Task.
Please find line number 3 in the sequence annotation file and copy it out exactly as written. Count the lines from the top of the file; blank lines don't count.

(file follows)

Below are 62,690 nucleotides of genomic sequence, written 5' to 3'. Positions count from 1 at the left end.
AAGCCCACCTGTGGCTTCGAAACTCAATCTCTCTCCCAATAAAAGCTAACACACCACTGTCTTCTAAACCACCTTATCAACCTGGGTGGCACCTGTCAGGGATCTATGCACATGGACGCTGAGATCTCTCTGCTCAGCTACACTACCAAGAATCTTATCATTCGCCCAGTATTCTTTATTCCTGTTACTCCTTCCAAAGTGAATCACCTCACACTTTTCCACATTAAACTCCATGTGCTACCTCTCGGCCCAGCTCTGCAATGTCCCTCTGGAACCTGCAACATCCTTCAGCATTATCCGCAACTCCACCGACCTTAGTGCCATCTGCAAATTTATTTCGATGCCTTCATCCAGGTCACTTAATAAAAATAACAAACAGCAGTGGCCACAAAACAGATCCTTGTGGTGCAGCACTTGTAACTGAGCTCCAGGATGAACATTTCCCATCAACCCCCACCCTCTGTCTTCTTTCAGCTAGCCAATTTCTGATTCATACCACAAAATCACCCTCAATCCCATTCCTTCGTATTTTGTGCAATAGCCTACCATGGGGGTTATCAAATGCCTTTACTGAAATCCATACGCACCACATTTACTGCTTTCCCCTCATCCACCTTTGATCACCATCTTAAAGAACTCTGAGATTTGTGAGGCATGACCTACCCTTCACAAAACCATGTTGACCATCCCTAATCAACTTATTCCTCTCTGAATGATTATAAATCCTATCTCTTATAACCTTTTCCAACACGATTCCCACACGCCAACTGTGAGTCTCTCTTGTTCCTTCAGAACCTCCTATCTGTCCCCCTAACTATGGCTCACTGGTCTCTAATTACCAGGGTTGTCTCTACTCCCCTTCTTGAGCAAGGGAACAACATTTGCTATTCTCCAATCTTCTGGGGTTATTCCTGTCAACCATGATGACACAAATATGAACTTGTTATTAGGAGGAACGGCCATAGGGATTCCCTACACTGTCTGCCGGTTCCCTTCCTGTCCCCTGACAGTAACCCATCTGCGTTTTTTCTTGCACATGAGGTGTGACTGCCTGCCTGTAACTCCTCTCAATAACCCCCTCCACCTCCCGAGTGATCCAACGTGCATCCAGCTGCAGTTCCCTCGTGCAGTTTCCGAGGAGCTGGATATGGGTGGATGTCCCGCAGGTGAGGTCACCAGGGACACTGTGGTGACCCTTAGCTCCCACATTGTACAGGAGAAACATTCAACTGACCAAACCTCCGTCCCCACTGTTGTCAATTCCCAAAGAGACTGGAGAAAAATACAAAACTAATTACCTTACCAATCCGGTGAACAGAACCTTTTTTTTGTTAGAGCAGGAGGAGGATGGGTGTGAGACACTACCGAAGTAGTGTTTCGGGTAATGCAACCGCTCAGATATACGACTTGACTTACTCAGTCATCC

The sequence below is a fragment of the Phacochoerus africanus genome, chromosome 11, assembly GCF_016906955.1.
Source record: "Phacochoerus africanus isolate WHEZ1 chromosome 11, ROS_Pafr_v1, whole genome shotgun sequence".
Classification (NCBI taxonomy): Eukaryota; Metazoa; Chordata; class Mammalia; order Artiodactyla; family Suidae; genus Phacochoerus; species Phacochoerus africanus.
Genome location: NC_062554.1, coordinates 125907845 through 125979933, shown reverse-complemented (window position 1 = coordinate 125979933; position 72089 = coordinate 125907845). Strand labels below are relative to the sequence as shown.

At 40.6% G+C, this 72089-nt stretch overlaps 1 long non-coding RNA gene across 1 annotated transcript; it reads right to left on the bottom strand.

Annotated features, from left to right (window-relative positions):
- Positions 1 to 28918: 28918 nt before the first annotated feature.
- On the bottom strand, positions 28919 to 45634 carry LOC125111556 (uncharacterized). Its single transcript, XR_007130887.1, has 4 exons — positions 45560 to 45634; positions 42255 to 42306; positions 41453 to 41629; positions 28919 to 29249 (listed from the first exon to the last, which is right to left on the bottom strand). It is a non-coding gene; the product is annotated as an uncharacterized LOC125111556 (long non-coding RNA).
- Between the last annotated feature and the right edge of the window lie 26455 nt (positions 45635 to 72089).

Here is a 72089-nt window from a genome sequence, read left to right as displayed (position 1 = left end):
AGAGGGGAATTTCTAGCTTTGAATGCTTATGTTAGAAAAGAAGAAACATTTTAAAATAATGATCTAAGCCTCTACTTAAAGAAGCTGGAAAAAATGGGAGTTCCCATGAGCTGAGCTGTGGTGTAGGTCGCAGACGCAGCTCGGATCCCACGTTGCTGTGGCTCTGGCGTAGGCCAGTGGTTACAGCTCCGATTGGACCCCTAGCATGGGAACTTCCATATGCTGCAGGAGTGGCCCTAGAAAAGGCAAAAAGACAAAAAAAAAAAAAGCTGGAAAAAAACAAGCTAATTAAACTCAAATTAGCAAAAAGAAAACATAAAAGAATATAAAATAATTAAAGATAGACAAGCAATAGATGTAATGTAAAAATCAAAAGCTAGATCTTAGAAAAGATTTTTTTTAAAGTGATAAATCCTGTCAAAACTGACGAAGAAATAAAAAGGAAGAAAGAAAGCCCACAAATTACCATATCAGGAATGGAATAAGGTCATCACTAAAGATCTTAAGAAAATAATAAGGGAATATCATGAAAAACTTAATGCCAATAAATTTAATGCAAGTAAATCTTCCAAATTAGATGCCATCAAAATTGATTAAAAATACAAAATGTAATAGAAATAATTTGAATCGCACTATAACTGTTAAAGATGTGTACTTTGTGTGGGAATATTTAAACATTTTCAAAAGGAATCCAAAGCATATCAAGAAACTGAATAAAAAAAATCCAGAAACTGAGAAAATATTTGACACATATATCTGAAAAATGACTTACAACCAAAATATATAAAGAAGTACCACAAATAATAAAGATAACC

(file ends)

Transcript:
The sequence below is a fragment of the Phacochoerus africanus genome, chromosome 11, assembly GCF_016906955.1.